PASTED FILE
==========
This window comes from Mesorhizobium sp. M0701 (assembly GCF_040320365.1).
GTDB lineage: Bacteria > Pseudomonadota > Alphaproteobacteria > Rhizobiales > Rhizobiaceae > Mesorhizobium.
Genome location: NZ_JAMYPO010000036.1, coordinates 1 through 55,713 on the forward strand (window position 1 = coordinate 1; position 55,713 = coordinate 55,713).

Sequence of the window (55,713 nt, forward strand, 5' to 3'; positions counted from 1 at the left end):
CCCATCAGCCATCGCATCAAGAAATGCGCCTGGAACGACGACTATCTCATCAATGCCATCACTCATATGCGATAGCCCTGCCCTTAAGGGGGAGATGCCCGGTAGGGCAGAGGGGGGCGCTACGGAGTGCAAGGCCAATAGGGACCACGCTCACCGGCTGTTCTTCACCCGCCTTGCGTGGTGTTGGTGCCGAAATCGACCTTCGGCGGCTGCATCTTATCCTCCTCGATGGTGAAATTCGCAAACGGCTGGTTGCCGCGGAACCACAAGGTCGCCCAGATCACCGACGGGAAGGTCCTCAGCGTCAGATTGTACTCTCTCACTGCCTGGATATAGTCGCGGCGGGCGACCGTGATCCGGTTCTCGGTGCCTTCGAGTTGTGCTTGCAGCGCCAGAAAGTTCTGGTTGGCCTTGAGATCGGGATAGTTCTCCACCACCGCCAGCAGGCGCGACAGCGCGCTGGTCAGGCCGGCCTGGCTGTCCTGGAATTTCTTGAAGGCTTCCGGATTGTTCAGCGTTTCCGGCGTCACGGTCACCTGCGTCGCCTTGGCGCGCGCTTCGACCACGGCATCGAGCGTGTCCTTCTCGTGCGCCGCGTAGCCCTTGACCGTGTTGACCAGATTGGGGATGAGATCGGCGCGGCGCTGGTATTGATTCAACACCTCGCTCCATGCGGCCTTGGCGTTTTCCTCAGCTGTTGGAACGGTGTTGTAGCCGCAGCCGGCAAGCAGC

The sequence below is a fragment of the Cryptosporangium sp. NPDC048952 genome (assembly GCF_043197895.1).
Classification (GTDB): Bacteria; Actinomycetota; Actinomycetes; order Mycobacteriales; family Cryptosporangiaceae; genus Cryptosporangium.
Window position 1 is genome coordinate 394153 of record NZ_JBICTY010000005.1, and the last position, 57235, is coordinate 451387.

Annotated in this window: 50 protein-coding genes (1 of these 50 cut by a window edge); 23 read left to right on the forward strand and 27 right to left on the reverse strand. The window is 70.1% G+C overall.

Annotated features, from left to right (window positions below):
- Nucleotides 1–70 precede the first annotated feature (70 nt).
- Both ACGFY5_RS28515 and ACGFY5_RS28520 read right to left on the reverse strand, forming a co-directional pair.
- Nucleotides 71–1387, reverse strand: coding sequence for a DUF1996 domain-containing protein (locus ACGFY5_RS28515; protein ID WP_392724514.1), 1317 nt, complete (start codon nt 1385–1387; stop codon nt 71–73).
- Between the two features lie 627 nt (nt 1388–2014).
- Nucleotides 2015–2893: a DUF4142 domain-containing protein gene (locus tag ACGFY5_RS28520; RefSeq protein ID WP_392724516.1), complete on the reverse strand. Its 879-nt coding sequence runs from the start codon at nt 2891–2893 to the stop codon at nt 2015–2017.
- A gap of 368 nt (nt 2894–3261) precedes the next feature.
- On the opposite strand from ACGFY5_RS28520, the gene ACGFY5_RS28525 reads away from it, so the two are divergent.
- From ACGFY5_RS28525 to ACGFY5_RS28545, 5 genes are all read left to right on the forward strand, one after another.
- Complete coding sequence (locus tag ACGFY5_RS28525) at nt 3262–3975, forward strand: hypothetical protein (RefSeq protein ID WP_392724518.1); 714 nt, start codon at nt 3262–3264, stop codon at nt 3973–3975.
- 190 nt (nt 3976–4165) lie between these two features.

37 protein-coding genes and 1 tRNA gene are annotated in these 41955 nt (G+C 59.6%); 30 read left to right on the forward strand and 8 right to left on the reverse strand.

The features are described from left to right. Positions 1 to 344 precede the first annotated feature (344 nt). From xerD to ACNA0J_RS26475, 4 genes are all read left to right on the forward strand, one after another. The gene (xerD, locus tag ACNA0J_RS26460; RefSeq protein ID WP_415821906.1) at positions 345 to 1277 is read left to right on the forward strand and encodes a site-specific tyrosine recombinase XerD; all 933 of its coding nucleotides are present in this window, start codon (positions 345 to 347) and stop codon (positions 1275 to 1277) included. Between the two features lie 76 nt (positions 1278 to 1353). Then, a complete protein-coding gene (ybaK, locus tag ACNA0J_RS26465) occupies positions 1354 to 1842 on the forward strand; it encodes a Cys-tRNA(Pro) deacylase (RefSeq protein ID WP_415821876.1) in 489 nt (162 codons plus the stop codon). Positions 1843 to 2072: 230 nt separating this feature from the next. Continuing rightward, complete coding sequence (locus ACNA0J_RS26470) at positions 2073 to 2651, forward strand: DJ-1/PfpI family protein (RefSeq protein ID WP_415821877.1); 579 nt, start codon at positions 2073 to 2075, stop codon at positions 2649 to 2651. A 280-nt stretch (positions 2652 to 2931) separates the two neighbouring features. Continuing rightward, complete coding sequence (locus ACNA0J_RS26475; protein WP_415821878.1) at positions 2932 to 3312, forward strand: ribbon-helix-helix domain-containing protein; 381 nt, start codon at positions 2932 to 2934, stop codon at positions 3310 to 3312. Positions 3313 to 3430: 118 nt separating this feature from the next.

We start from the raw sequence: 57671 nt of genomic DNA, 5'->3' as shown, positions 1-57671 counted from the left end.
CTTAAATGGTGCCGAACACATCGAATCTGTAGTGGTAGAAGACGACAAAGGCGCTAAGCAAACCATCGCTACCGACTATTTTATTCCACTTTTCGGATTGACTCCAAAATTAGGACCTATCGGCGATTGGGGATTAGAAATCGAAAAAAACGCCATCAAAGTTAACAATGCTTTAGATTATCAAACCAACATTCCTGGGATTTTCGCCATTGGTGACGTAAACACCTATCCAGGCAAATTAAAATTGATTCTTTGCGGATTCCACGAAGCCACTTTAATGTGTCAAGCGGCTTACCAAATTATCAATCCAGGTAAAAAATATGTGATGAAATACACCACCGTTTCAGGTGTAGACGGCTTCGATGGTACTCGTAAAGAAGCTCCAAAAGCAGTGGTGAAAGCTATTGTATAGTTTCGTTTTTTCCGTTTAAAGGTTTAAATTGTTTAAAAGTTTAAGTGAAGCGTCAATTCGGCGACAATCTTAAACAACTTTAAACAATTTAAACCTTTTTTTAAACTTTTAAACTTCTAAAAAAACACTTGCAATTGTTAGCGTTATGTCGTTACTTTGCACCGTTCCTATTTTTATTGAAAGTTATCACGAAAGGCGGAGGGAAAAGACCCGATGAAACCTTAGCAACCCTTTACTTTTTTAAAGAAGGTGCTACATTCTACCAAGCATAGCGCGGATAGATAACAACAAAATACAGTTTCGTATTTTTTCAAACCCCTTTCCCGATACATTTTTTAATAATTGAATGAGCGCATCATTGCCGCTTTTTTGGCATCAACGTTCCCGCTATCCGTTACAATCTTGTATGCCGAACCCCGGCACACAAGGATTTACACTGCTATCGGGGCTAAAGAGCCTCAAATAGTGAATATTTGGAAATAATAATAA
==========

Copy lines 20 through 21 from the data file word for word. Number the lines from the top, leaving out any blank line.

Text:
- 190 nt (nt 3976–4165) lie between these two features.

37 protein-coding genes and 1 tRNA gene are annotated in these 41955 nt (G+C 59.6%); 30 read left to right on the forward strand and 8 right to left on the reverse strand.